Thursday, November 28, 2013

Happy Thanksgiving and Hanukkah

Today, Thanksgiving Day and the first day of Hanukkah, we spent part of the morning driving and walking around St. Paul and Minneapolis. First stop was taking a look at the deserted capital building before searching for the first geocache of the day. Call us wimps but we just aren't used to the wind and retreated back to the rental car with frozen hands. We then headed west towards the Mississippi River to look at some of the mansions along the way and along the bluffs overlooking the river.

I was surprised to see that the river was not quite frozen over. There was quite a bit of open water and the river is a lot wider than I remember from previous visits. We did look for and find a couple of caches along this stretch. There still isn't any snow, which is also surprising considering the temperature. Again, the wind makes it feel much colder than in Fairbanks. Personally, I'll take the cold over the wind.

Here is something I don't see back home. I believe that these are oak leaves of some sort. Lots of fallen leaves on the trails made for treacherous climbing up and down the trails. The old mansions along the river eventually started to look more like ranch houses though I suspect that they are still pretty pricey just from their location. Chris had suggested going along the bluffs to see some of these older homes and I wish we could've walked along the path longer but it was cold and breezy.

We stopped at the Ford Dam and lock, again to look for another geocache but I had also wanted to see the falls. I do remember seeing these falls from the other side of the river back in the late 60s during a family vacation and being impressed by them. There wasn't any ship traffic so no interesting photos of the lock in use.

Below the dam, you can see the ice starting to reform after getting broken up by the dam. I the background is the lock. Bridget's son, Reuben, is coming by at 2:00pm and we were going to have Thanksgiving dinner here at the hotel. That is all that they are serving this afternoon.

The next time Hanukkahah and Thanksgiving land on the same day is 80,000 years from now which has earned today the nickname "Thanksgivukkah". For those celebrating either, I wish you the best. And for those not celebrating either, I still wish you a great day.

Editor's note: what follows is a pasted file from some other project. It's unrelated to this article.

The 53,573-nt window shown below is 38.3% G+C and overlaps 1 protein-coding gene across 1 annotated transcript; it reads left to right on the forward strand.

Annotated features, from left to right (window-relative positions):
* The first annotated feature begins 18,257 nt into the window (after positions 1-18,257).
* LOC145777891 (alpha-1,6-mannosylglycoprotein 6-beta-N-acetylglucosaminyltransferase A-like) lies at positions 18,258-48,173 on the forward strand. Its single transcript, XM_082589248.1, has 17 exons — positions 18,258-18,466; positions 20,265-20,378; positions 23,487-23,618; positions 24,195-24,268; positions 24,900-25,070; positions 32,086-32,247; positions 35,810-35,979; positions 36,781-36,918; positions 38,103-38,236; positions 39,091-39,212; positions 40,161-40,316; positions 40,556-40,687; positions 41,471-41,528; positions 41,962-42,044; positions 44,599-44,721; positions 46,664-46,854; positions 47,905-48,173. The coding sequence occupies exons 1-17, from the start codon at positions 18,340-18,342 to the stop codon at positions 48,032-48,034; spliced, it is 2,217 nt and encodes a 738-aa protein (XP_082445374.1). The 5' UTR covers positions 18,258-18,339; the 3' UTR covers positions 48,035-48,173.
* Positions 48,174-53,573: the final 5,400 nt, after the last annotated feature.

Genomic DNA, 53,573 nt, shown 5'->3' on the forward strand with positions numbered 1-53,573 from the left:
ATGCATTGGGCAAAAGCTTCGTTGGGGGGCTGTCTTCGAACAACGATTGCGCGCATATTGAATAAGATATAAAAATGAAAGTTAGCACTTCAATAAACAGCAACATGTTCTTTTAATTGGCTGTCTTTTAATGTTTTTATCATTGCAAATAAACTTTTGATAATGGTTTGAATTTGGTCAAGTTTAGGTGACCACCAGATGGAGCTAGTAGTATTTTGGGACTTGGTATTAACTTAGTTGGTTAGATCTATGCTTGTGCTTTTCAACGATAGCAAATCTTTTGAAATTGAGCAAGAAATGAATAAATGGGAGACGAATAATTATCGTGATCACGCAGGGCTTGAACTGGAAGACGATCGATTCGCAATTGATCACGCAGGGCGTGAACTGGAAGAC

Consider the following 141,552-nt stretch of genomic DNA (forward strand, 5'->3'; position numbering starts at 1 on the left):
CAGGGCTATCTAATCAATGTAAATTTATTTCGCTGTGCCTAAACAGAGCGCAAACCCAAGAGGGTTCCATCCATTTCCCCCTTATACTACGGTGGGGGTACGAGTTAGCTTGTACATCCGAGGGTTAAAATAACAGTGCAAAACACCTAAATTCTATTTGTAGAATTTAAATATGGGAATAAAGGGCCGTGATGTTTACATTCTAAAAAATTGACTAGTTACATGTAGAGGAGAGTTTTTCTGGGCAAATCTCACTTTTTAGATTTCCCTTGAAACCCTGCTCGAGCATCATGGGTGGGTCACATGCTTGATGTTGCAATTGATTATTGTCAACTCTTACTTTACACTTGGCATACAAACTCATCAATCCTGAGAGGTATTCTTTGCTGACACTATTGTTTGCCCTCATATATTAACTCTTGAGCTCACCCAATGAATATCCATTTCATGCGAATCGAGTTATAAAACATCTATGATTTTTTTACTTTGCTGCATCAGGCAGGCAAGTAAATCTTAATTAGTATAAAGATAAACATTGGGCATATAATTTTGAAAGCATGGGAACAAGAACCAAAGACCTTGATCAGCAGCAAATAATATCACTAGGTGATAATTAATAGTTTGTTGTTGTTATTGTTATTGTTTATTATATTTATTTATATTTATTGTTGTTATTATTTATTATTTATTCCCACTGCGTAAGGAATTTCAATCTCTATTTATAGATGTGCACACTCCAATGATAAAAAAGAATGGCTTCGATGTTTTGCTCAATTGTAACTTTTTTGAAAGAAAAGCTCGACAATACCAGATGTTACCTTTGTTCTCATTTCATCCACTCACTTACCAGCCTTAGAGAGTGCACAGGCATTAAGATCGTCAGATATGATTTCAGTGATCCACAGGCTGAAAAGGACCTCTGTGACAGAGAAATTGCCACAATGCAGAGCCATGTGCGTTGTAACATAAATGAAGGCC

1. Richard:

    I can feel the cold just by reading your words and looking at those photos. It's hard to think that it is colder there than back home

    Happy Thanksgiving to you too

    Riding the Wet Coast

    1. The combination of wind and humidity really makes it feel colder. The wind blows right through the stocking cap the keeps my head toasty warm in Fairbanks.

      And being surrounded by water doesn't help.

  2. There is something profoundly perverse in an Alaskan taking a winter vacation in a place colder than home.
    Nice banner picture by the way.

    1. I guess I must fit the description. Truly weird would be a vacation to Antarctica, which, by the way, would be totally unbelievable. MN is not Antarctica or Greenland but still a nice area. Nicer at this time of the year than the summer.

  3. Brrr, just thinking of the wind makes me cold.

    I would agree that wind chill is the worst. We have been lucky when our temperatures have dropped into the 20's that there hasn't been any wind. Of course air stagnation is a result of that.

    I am glad you are enjoying your visit and a happy belated Thanksgiving to you.

    1. Thank you! I enjoy visiting places and St. Paul would classify as new. Recently, I've only been around the University of MN the last time I was here.

  4. We celebrated both and enjoyed it! Latkes and turkey.

    It is amazing what the windchill will do isn't it. Cold is cold, but cold with wind . . .

    I, too, love the banner photo.

    1. Hmmm. latkes! I forgot all about those. I'll have to make some when I get home.

      Cold + wind + humidity = MN weather...